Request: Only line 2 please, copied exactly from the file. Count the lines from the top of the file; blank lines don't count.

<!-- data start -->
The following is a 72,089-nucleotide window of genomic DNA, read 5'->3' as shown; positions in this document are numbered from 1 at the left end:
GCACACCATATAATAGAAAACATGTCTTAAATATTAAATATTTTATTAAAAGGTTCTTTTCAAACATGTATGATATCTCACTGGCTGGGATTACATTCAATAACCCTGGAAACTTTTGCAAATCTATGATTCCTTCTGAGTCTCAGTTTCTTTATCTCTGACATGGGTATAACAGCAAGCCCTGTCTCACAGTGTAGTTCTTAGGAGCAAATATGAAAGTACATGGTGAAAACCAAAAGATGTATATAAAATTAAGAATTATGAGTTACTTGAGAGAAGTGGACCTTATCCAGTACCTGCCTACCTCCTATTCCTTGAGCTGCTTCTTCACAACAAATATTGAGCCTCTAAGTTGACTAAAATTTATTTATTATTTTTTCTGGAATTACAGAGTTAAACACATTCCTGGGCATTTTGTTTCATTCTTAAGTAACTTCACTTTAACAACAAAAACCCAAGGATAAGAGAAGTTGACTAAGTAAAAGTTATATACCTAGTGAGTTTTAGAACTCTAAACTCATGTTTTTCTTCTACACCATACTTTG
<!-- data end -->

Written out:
GCACACCATATAATAGAAAACATGTCTTAAATATTAAATATTTTATTAAAAGGTTCTTTTCAAACATGTATGATATCTCACTGGCTGGGATTACATTCAATAACCCTGGAAACTTTTGCAAATCTATGATTCCTTCTGAGTCTCAGTTTCTTTATCTCTGACATGGGTATAACAGCAAGCCCTGTCTCACAGTGTAGTTCTTAGGAGCAAATATGAAAGTACATGGTGAAAACCAAAAGATGTATATAAAATTAAGAATTATGAGTTACTTGAGAGAAGTGGACCTTATCCAGTACCTGCCTACCTCCTATTCCTTGAGCTGCTTCTTCACAACAAATATTGAGCCTCTAAGTTGACTAAAATTTATTTATTATTTTTTCTGGAATTACAGAGTTAAACACATTCCTGGGCATTTTGTTTCATTCTTAAGTAACTTCACTTTAACAACAAAAACCCAAGGATAAGAGAAGTTGACTAAGTAAAAGTTATATACCTAGTGAGTTTTAGAACTCTAAACTCATGTTTTTCTTCTACACCATACTTTG